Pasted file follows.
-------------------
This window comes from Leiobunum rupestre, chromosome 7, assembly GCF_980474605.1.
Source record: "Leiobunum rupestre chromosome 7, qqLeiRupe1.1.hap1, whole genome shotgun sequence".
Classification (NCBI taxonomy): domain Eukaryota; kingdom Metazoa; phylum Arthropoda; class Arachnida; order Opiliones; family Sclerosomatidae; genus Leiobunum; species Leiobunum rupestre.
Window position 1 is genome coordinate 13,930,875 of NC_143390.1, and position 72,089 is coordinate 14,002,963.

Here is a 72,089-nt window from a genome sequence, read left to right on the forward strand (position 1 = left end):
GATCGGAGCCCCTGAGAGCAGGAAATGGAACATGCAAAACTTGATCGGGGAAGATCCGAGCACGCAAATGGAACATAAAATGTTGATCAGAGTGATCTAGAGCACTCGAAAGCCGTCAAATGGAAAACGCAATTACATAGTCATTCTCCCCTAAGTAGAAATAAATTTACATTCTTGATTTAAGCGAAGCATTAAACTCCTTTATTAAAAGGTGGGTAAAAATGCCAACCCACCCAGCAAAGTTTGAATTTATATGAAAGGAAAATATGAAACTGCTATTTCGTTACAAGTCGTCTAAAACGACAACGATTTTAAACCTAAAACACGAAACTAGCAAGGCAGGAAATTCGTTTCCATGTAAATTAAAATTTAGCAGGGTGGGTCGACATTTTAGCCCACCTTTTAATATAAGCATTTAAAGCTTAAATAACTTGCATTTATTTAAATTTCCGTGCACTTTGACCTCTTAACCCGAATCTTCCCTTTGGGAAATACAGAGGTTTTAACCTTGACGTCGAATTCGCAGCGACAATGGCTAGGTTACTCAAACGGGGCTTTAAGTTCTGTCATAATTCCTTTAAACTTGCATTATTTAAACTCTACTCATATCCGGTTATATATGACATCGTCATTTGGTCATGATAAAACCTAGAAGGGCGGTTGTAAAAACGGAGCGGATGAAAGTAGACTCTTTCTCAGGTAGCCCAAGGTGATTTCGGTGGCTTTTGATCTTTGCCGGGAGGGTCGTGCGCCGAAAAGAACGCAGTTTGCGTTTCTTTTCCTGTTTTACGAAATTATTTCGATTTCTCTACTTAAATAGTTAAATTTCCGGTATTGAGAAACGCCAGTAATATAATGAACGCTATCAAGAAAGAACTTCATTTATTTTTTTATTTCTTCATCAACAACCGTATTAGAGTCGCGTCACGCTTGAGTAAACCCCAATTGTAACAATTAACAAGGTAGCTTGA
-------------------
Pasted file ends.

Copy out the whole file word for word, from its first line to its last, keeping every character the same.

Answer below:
This window comes from Leiobunum rupestre, chromosome 7, assembly GCF_980474605.1.
Source record: "Leiobunum rupestre chromosome 7, qqLeiRupe1.1.hap1, whole genome shotgun sequence".
Classification (NCBI taxonomy): domain Eukaryota; kingdom Metazoa; phylum Arthropoda; class Arachnida; order Opiliones; family Sclerosomatidae; genus Leiobunum; species Leiobunum rupestre.
Window position 1 is genome coordinate 13,930,875 of NC_143390.1, and position 72,089 is coordinate 14,002,963.

Here is a 72,089-nt window from a genome sequence, read left to right on the forward strand (position 1 = left end):
GATCGGAGCCCCTGAGAGCAGGAAATGGAACATGCAAAACTTGATCGGGGAAGATCCGAGCACGCAAATGGAACATAAAATGTTGATCAGAGTGATCTAGAGCACTCGAAAGCCGTCAAATGGAAAACGCAATTACATAGTCATTCTCCCCTAAGTAGAAATAAATTTACATTCTTGATTTAAGCGAAGCATTAAACTCCTTTATTAAAAGGTGGGTAAAAATGCCAACCCACCCAGCAAAGTTTGAATTTATATGAAAGGAAAATATGAAACTGCTATTTCGTTACAAGTCGTCTAAAACGACAACGATTTTAAACCTAAAACACGAAACTAGCAAGGCAGGAAATTCGTTTCCATGTAAATTAAAATTTAGCAGGGTGGGTCGACATTTTAGCCCACCTTTTAATATAAGCATTTAAAGCTTAAATAACTTGCATTTATTTAAATTTCCGTGCACTTTGACCTCTTAACCCGAATCTTCCCTTTGGGAAATACAGAGGTTTTAACCTTGACGTCGAATTCGCAGCGACAATGGCTAGGTTACTCAAACGGGGCTTTAAGTTCTGTCATAATTCCTTTAAACTTGCATTATTTAAACTCTACTCATATCCGGTTATATATGACATCGTCATTTGGTCATGATAAAACCTAGAAGGGCGGTTGTAAAAACGGAGCGGATGAAAGTAGACTCTTTCTCAGGTAGCCCAAGGTGATTTCGGTGGCTTTTGATCTTTGCCGGGAGGGTCGTGCGCCGAAAAGAACGCAGTTTGCGTTTCTTTTCCTGTTTTACGAAATTATTTCGATTTCTCTACTTAAATAGTTAAATTTCCGGTATTGAGAAACGCCAGTAATATAATGAACGCTATCAAGAAAGAACTTCATTTATTTTTTTATTTCTTCATCAACAACCGTATTAGAGTCGCGTCACGCTTGAGTAAACCCCAATTGTAACAATTAACAAGGTAGCTTGA